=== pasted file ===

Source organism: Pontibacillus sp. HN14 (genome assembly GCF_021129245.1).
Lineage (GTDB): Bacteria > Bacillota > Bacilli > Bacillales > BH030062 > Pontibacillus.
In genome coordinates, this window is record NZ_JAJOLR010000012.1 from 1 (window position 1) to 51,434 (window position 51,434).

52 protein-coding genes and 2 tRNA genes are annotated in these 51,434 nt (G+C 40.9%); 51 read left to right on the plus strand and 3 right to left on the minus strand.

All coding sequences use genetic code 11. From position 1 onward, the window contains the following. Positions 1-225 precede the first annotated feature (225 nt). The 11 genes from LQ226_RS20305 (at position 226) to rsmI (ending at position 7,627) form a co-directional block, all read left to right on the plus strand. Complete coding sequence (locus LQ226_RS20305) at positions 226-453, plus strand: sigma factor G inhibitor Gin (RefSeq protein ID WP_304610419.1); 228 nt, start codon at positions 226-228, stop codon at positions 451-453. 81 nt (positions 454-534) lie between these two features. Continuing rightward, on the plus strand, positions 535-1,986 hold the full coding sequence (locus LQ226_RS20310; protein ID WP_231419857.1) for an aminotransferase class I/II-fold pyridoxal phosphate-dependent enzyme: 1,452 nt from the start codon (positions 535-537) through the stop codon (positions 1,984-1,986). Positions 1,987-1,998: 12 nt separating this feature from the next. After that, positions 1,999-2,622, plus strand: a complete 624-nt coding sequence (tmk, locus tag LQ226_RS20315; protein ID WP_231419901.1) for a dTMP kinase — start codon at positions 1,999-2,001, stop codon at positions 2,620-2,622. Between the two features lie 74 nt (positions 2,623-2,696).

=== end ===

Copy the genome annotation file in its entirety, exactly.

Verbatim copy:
Source organism: Pontibacillus sp. HN14 (genome assembly GCF_021129245.1).
Lineage (GTDB): Bacteria > Bacillota > Bacilli > Bacillales > BH030062 > Pontibacillus.
In genome coordinates, this window is record NZ_JAJOLR010000012.1 from 1 (window position 1) to 51,434 (window position 51,434).

52 protein-coding genes and 2 tRNA genes are annotated in these 51,434 nt (G+C 40.9%); 51 read left to right on the plus strand and 3 right to left on the minus strand.

All coding sequences use genetic code 11. From position 1 onward, the window contains the following. Positions 1-225 precede the first annotated feature (225 nt). The 11 genes from LQ226_RS20305 (at position 226) to rsmI (ending at position 7,627) form a co-directional block, all read left to right on the plus strand. Complete coding sequence (locus LQ226_RS20305) at positions 226-453, plus strand: sigma factor G inhibitor Gin (RefSeq protein ID WP_304610419.1); 228 nt, start codon at positions 226-228, stop codon at positions 451-453. 81 nt (positions 454-534) lie between these two features. Continuing rightward, on the plus strand, positions 535-1,986 hold the full coding sequence (locus LQ226_RS20310; protein ID WP_231419857.1) for an aminotransferase class I/II-fold pyridoxal phosphate-dependent enzyme: 1,452 nt from the start codon (positions 535-537) through the stop codon (positions 1,984-1,986). Positions 1,987-1,998: 12 nt separating this feature from the next. After that, positions 1,999-2,622, plus strand: a complete 624-nt coding sequence (tmk, locus tag LQ226_RS20315; protein ID WP_231419901.1) for a dTMP kinase — start codon at positions 1,999-2,001, stop codon at positions 2,620-2,622. Between the two features lie 74 nt (positions 2,623-2,696).